The 'Year in British Politics' meeting at the British Politics Group of the American Political Science Association is always good value and this year's event in Boston Ma. was no exception. The reviewers were Sir Ivor Crewe, about to take up his duties as master of University College, Oxford and Phil Cowley, who will shortly be joining the Treasury on a secondment.
Both speakers saw little hope for a New Labour recovery. Sir Ivor saw an analogy with the situation John Major faced in 1995-7, although Major was more popular than his party while the contrary is the case for Brown. The economy did well in this period, and the economy could well experience a recovery by the next election, but it would be a voteless recovery for New Labour.
Phil Cowley suggested that if the plane was heading for the ground and the pilot seemed to have lost control, one might as well give the air hostess a chance (I do not think this was a reference to Harriet Harman). However, Phil went on to point out, this would mean a contest in which all New Labour's divisions would be exposed to public view, followed by strong political pressure for an early election.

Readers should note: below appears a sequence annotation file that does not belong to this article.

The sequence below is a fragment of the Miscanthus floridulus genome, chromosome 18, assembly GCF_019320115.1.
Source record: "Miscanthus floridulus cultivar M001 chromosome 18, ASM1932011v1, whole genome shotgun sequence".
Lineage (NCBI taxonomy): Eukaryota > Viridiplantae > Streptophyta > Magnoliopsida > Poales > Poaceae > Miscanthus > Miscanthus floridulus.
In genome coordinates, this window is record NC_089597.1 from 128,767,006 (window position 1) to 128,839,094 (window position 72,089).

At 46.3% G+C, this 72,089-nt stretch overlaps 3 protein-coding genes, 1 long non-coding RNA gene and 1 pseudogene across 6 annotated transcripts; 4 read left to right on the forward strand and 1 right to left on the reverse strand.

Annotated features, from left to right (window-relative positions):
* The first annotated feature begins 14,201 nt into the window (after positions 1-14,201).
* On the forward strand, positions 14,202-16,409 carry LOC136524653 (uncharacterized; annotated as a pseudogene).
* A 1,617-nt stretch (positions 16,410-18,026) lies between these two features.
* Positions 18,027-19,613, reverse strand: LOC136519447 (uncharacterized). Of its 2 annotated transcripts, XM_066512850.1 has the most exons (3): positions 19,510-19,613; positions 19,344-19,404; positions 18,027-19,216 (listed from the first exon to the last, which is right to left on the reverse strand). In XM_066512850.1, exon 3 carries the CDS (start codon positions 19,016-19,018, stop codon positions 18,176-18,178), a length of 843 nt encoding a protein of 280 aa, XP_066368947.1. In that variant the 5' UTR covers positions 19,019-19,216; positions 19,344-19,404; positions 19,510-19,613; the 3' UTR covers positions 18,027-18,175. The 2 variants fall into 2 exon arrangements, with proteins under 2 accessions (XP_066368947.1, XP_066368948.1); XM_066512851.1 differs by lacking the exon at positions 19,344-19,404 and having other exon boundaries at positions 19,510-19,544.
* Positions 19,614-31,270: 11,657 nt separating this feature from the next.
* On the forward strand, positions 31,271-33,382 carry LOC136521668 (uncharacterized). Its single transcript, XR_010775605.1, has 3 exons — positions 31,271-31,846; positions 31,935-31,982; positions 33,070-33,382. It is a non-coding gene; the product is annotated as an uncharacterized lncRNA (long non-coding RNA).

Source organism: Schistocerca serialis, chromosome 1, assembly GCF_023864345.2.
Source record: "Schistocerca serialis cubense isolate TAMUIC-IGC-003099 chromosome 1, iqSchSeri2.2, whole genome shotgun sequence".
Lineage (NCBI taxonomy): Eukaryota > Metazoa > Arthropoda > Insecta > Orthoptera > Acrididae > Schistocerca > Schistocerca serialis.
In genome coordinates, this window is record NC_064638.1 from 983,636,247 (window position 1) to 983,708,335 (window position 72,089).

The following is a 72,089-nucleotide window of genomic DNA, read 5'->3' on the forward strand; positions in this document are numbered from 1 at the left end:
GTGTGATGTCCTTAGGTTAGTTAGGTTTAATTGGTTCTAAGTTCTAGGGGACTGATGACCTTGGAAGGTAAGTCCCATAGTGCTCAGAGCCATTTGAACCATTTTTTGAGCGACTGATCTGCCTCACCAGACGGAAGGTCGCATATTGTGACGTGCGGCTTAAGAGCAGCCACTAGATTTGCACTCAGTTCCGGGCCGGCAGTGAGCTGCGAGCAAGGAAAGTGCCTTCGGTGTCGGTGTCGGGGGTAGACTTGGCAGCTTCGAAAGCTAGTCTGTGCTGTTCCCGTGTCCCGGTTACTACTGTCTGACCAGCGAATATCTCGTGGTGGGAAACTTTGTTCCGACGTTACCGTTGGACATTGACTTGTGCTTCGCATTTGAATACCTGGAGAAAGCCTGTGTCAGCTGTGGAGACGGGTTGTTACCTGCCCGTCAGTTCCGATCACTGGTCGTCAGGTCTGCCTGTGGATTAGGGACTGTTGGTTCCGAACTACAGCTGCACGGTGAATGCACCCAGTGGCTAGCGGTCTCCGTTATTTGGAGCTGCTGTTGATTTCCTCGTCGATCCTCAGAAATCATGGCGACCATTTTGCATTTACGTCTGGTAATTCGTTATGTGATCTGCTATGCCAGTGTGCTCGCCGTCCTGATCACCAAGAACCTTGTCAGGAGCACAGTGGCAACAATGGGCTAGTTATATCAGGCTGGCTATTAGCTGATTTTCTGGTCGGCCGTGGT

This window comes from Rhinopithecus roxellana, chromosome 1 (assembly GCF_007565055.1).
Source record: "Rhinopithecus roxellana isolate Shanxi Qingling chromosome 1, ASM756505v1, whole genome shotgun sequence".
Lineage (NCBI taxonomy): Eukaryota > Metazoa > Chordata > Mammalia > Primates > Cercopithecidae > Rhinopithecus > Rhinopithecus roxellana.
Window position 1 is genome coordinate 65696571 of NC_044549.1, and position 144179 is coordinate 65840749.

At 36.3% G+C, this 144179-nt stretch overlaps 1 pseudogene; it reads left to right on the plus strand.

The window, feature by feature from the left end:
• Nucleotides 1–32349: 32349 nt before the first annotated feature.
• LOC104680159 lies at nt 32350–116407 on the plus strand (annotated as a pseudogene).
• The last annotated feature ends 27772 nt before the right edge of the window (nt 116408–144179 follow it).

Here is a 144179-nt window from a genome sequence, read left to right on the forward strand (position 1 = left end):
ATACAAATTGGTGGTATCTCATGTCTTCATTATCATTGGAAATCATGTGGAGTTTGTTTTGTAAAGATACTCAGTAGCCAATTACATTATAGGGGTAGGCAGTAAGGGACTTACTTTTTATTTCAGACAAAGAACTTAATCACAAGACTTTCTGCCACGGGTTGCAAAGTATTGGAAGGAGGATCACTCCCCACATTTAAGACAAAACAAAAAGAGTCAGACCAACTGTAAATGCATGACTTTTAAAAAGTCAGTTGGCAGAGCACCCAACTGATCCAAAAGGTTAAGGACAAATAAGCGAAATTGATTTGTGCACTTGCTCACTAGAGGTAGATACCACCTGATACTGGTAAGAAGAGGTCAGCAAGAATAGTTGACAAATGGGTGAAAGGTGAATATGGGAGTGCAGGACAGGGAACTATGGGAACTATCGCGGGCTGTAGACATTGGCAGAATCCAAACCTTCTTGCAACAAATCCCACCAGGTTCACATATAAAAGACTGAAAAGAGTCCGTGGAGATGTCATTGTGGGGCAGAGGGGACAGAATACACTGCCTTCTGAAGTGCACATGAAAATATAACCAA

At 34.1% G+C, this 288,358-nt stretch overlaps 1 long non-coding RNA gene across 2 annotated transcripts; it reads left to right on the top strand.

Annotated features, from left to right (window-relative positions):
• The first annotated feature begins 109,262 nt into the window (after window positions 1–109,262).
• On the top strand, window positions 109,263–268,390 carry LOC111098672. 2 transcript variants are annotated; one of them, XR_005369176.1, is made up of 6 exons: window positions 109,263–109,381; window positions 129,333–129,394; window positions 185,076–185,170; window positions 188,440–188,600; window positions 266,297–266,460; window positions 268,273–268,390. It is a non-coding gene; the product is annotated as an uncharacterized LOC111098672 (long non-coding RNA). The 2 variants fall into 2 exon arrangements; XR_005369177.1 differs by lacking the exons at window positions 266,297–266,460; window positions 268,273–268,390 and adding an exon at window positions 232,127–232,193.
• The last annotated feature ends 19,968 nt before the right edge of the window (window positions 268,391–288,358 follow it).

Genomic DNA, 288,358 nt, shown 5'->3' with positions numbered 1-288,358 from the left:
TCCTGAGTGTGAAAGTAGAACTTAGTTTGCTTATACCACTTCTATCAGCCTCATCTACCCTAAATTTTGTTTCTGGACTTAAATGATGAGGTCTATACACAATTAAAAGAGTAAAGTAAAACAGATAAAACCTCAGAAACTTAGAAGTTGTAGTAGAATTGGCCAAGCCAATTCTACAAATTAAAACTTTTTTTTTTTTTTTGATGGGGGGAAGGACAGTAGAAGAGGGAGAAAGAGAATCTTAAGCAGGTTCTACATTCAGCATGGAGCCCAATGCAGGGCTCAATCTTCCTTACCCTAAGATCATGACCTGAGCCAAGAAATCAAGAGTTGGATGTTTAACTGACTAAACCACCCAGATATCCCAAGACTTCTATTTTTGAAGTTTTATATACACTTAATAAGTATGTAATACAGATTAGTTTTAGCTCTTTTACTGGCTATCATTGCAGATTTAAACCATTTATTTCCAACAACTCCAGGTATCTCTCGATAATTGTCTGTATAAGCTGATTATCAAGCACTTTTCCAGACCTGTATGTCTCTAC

Sir Ivor pointed out that Dave Cameron had accepted most of the New Labour settlement - well funded public services, the minimum wage and tax credits etc. - and in practice policies would differ little from those under New Labour. There would be changes in stamp duty and inheritance tax, and no doubt other changes in personal taxation.
One of the most difficult issues for Dave to handle will be relations with the European Union with Phil Cowley pointing out that Europhiles have virtually disappeared from the Conservative Party (there may be five left). The party is now divided between Euroscpetics who want to re-negotiate the relationship and 'better off outers'. Dave will be under pressure to get a better deal from Brussels for Britain and that will not be easy.
The Conservatives are unlikely to take many more seats in Scotland and will in effect have the English Parliament some of them call for. But wily operator Alex Salmond would no doubt make use of this situation to claim that the Conservatives had no legtimate mandate north of the border in an effort to boost support for his independence referendum.